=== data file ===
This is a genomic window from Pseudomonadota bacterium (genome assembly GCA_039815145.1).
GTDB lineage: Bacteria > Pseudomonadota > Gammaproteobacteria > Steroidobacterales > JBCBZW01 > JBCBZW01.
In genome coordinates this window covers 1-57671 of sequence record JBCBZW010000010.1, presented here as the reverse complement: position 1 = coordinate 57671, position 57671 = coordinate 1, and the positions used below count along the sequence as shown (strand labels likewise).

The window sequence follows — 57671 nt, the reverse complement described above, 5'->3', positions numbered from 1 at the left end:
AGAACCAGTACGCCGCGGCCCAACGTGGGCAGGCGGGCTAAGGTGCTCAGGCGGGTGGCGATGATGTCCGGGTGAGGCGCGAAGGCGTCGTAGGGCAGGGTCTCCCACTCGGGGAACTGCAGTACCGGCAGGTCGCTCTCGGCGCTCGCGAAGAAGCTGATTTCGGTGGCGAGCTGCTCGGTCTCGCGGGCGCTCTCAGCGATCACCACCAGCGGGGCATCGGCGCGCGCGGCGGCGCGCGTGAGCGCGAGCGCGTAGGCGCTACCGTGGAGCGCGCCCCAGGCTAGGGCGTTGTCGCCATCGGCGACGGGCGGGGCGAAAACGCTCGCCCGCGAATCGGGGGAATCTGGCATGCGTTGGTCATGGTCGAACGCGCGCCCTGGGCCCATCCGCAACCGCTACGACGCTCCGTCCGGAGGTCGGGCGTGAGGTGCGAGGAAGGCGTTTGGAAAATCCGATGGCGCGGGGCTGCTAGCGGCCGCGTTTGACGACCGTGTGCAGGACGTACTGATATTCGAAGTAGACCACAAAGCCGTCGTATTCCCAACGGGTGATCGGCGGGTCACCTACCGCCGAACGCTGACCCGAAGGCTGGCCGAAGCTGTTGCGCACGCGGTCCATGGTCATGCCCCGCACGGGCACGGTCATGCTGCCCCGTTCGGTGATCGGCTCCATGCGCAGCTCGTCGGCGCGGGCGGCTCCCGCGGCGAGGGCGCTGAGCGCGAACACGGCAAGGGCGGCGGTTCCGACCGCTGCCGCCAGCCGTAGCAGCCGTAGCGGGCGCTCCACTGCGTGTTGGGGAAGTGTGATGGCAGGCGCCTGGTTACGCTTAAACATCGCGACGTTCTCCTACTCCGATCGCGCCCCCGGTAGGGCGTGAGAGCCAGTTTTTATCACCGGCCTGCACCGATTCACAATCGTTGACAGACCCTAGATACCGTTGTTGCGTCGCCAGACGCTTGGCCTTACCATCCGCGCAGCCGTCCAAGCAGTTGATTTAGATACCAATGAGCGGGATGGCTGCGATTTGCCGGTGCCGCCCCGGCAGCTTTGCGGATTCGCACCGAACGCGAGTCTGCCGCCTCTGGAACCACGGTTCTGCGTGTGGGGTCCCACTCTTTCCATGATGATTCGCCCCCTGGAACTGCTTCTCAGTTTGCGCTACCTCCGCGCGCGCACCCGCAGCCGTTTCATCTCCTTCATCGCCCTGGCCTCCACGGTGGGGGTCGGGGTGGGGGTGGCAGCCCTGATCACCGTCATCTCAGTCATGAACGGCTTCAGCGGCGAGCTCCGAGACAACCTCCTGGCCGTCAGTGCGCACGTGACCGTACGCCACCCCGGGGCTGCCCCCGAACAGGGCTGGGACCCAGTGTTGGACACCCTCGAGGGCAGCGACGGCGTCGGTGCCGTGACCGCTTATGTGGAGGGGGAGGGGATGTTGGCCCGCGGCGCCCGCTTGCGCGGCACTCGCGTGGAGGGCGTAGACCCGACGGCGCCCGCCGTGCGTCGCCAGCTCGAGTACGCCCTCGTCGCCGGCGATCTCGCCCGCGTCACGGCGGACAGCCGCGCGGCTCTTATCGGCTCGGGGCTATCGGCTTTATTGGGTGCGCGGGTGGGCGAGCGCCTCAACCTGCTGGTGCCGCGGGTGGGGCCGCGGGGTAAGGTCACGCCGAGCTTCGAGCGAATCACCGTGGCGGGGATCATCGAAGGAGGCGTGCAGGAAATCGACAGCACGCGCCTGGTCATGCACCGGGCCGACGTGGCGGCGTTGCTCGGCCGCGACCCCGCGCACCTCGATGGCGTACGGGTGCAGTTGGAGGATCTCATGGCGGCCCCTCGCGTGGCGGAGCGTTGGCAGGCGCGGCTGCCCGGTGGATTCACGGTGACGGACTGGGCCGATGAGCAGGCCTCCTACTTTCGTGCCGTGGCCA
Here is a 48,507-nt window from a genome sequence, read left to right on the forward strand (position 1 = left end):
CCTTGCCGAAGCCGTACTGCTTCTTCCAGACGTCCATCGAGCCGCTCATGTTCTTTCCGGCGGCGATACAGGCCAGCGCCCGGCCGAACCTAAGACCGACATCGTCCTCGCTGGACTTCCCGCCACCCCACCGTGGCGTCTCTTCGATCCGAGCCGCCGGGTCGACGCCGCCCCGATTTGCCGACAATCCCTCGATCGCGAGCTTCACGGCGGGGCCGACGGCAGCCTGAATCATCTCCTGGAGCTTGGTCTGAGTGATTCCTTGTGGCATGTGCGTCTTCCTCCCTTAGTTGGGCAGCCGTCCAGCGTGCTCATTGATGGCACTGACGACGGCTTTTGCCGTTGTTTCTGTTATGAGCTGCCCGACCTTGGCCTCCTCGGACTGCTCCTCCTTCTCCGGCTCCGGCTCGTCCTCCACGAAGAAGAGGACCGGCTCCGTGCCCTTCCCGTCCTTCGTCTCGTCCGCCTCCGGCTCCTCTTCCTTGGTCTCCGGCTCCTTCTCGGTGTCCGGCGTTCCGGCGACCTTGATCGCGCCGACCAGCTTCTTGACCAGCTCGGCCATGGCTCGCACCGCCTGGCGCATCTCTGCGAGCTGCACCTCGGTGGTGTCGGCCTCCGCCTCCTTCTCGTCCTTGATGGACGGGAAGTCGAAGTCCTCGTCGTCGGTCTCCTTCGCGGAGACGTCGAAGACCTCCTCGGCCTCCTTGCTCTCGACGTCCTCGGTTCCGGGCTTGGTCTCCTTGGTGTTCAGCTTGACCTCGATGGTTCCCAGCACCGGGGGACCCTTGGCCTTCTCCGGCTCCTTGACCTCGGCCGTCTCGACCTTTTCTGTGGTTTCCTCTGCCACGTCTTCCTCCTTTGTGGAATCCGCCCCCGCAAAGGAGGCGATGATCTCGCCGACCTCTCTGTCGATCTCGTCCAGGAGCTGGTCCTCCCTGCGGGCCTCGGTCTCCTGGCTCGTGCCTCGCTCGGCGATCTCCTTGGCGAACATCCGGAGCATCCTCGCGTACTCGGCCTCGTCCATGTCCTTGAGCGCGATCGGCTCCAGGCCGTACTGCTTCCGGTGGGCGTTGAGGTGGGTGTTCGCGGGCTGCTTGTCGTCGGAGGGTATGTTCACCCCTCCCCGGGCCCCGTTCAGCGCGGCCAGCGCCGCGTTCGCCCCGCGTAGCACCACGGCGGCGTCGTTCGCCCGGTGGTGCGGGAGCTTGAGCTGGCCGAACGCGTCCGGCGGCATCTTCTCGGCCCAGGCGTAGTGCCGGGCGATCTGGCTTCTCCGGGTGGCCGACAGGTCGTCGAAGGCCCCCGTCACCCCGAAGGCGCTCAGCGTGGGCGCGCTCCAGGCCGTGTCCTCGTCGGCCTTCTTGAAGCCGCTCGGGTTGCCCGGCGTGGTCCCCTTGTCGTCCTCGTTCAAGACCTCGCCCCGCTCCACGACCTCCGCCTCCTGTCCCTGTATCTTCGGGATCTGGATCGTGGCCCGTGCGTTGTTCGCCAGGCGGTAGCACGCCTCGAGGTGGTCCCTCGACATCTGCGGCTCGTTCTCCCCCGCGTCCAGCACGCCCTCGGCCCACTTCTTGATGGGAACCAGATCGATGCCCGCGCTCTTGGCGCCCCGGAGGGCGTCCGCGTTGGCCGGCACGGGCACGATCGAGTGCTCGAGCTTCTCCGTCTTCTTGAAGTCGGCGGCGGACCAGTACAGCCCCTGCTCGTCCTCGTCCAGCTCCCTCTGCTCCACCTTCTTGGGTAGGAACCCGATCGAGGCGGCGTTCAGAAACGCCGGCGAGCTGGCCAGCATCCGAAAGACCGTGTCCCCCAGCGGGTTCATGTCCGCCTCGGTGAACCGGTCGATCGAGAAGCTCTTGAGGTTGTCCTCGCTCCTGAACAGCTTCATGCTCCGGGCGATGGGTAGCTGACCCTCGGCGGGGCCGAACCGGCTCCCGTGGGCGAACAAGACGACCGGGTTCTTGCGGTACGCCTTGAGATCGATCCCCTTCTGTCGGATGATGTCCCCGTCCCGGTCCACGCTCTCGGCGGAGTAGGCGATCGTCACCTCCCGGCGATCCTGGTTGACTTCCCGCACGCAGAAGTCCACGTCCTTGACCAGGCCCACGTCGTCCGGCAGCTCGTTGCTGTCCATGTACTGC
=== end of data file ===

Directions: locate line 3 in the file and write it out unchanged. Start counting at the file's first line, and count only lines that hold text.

In genome coordinates this window covers 1-57671 of sequence record JBCBZW010000010.1, presented here as the reverse complement: position 1 = coordinate 57671, position 57671 = coordinate 1, and the positions used below count along the sequence as shown (strand labels likewise).